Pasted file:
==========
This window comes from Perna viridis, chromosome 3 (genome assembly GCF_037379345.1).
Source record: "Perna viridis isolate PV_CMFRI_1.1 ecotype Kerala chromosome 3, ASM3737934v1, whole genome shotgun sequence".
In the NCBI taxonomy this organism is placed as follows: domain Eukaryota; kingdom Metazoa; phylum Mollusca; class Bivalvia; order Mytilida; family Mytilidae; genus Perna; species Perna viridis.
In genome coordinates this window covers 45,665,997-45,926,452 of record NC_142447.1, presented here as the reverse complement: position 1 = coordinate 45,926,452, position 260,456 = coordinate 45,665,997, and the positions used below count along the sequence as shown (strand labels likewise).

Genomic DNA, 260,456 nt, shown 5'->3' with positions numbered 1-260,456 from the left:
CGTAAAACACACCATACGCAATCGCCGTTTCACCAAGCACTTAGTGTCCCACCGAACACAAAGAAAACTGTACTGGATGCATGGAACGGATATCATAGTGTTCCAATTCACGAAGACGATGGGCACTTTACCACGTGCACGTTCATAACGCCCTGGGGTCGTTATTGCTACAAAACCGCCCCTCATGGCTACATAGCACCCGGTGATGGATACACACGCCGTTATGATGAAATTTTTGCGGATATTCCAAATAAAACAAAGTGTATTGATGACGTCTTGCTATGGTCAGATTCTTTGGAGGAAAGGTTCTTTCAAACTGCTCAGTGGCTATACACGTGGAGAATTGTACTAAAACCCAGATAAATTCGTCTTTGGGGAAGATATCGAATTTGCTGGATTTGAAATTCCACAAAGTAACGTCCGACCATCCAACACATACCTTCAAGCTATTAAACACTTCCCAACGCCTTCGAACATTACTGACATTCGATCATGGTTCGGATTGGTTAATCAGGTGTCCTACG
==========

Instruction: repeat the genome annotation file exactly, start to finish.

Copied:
This window comes from Perna viridis, chromosome 3 (genome assembly GCF_037379345.1).
Source record: "Perna viridis isolate PV_CMFRI_1.1 ecotype Kerala chromosome 3, ASM3737934v1, whole genome shotgun sequence".
In the NCBI taxonomy this organism is placed as follows: domain Eukaryota; kingdom Metazoa; phylum Mollusca; class Bivalvia; order Mytilida; family Mytilidae; genus Perna; species Perna viridis.
In genome coordinates this window covers 45,665,997-45,926,452 of record NC_142447.1, presented here as the reverse complement: position 1 = coordinate 45,926,452, position 260,456 = coordinate 45,665,997, and the positions used below count along the sequence as shown (strand labels likewise).

Genomic DNA, 260,456 nt, shown 5'->3' with positions numbered 1-260,456 from the left:
CGTAAAACACACCATACGCAATCGCCGTTTCACCAAGCACTTAGTGTCCCACCGAACACAAAGAAAACTGTACTGGATGCATGGAACGGATATCATAGTGTTCCAATTCACGAAGACGATGGGCACTTTACCACGTGCACGTTCATAACGCCCTGGGGTCGTTATTGCTACAAAACCGCCCCTCATGGCTACATAGCACCCGGTGATGGATACACACGCCGTTATGATGAAATTTTTGCGGATATTCCAAATAAAACAAAGTGTATTGATGACGTCTTGCTATGGTCAGATTCTTTGGAGGAAAGGTTCTTTCAAACTGCTCAGTGGCTATACACGTGGAGAATTGTACTAAAACCCAGATAAATTCGTCTTTGGGGAAGATATCGAATTTGCTGGATTTGAAATTCCACAAAGTAACGTCCGACCATCCAACACATACCTTCAAGCTATTAAACACTTCCCAACGCCTTCGAACATTACTGACATTCGATCATGGTTCGGATTGGTTAATCAGGTGTCCTACG